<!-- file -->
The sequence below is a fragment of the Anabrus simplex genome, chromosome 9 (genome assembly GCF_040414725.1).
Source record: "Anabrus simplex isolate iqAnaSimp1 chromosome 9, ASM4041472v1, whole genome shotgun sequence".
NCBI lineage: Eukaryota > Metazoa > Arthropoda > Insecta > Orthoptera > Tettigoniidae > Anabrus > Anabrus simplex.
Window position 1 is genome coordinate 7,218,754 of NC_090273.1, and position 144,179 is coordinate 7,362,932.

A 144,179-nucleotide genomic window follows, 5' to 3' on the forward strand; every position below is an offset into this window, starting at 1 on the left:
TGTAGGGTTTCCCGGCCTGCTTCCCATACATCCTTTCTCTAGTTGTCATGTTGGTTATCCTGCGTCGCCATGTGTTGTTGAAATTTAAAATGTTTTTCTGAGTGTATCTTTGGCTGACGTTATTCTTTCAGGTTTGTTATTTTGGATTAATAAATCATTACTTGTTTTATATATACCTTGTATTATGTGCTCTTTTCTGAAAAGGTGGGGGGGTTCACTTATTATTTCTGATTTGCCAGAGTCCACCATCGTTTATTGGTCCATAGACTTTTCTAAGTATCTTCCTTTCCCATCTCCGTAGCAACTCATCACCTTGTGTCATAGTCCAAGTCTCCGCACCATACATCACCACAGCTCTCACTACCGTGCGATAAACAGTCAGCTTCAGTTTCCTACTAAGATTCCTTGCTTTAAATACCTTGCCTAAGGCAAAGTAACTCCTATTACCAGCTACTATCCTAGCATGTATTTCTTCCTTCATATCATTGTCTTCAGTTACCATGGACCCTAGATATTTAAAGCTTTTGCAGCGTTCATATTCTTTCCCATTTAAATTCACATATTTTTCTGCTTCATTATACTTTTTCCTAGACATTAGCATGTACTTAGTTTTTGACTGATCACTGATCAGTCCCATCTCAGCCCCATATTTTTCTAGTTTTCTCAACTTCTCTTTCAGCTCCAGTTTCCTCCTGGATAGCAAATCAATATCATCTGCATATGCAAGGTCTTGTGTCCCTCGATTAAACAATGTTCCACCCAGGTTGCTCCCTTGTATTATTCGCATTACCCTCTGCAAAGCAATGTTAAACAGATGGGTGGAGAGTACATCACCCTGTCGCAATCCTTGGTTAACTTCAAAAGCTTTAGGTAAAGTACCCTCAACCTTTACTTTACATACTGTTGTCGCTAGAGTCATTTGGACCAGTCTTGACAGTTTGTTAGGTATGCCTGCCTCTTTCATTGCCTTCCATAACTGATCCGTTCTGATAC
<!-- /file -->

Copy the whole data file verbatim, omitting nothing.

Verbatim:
The sequence below is a fragment of the Anabrus simplex genome, chromosome 9 (genome assembly GCF_040414725.1).
Source record: "Anabrus simplex isolate iqAnaSimp1 chromosome 9, ASM4041472v1, whole genome shotgun sequence".
NCBI lineage: Eukaryota > Metazoa > Arthropoda > Insecta > Orthoptera > Tettigoniidae > Anabrus > Anabrus simplex.
Window position 1 is genome coordinate 7,218,754 of NC_090273.1, and position 144,179 is coordinate 7,362,932.

A 144,179-nucleotide genomic window follows, 5' to 3' on the forward strand; every position below is an offset into this window, starting at 1 on the left:
TGTAGGGTTTCCCGGCCTGCTTCCCATACATCCTTTCTCTAGTTGTCATGTTGGTTATCCTGCGTCGCCATGTGTTGTTGAAATTTAAAATGTTTTTCTGAGTGTATCTTTGGCTGACGTTATTCTTTCAGGTTTGTTATTTTGGATTAATAAATCATTACTTGTTTTATATATACCTTGTATTATGTGCTCTTTTCTGAAAAGGTGGGGGGGTTCACTTATTATTTCTGATTTGCCAGAGTCCACCATCGTTTATTGGTCCATAGACTTTTCTAAGTATCTTCCTTTCCCATCTCCGTAGCAACTCATCACCTTGTGTCATAGTCCAAGTCTCCGCACCATACATCACCACAGCTCTCACTACCGTGCGATAAACAGTCAGCTTCAGTTTCCTACTAAGATTCCTTGCTTTAAATACCTTGCCTAAGGCAAAGTAACTCCTATTACCAGCTACTATCCTAGCATGTATTTCTTCCTTCATATCATTGTCTTCAGTTACCATGGACCCTAGATATTTAAAGCTTTTGCAGCGTTCATATTCTTTCCCATTTAAATTCACATATTTTTCTGCTTCATTATACTTTTTCCTAGACATTAGCATGTACTTAGTTTTTGACTGATCACTGATCAGTCCCATCTCAGCCCCATATTTTTCTAGTTTTCTCAACTTCTCTTTCAGCTCCAGTTTCCTCCTGGATAGCAAATCAATATCATCTGCATATGCAAGGTCTTGTGTCCCTCGATTAAACAATGTTCCACCCAGGTTGCTCCCTTGTATTATTCGCATTACCCTCTGCAAAGCAATGTTAAACAGATGGGTGGAGAGTACATCACCCTGTCGCAATCCTTGGTTAACTTCAAAAGCTTTAGGTAAAGTACCCTCAACCTTTACTTTACATACTGTTGTCGCTAGAGTCATTTGGACCAGTCTTGACAGTTTGTTAGGTATGCCTGCCTCTTTCATTGCCTTCCATAACTGATCCGTTCTGATAC